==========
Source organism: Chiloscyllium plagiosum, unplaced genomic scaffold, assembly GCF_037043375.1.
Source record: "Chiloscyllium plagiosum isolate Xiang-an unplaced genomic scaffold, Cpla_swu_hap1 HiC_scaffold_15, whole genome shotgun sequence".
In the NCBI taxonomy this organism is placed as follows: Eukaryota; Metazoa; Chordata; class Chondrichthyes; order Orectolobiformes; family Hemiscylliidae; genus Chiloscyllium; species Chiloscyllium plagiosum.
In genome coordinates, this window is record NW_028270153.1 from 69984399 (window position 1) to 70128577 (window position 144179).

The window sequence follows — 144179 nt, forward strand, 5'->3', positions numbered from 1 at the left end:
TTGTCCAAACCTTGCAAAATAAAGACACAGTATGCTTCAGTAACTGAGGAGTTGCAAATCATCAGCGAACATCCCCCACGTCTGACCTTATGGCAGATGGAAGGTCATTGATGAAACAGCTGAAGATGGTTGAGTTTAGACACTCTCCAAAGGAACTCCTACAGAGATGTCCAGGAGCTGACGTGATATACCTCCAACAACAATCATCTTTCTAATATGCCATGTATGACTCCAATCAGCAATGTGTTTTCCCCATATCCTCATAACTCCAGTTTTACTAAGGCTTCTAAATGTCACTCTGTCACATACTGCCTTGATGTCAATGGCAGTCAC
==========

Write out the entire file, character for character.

Source organism: Chiloscyllium plagiosum, unplaced genomic scaffold, assembly GCF_037043375.1.
Source record: "Chiloscyllium plagiosum isolate Xiang-an unplaced genomic scaffold, Cpla_swu_hap1 HiC_scaffold_15, whole genome shotgun sequence".
In the NCBI taxonomy this organism is placed as follows: Eukaryota; Metazoa; Chordata; class Chondrichthyes; order Orectolobiformes; family Hemiscylliidae; genus Chiloscyllium; species Chiloscyllium plagiosum.
In genome coordinates, this window is record NW_028270153.1 from 69984399 (window position 1) to 70128577 (window position 144179).

The window sequence follows — 144179 nt, forward strand, 5'->3', positions numbered from 1 at the left end:
TTGTCCAAACCTTGCAAAATAAAGACACAGTATGCTTCAGTAACTGAGGAGTTGCAAATCATCAGCGAACATCCCCCACGTCTGACCTTATGGCAGATGGAAGGTCATTGATGAAACAGCTGAAGATGGTTGAGTTTAGACACTCTCCAAAGGAACTCCTACAGAGATGTCCAGGAGCTGACGTGATATACCTCCAACAACAATCATCTTTCTAATATGCCATGTATGACTCCAATCAGCAATGTGTTTTCCCCATATCCTCATAACTCCAGTTTTACTAAGGCTTCTAAATGTCACTCTGTCACATACTGCCTTGATGTCAATGGCAGTCAC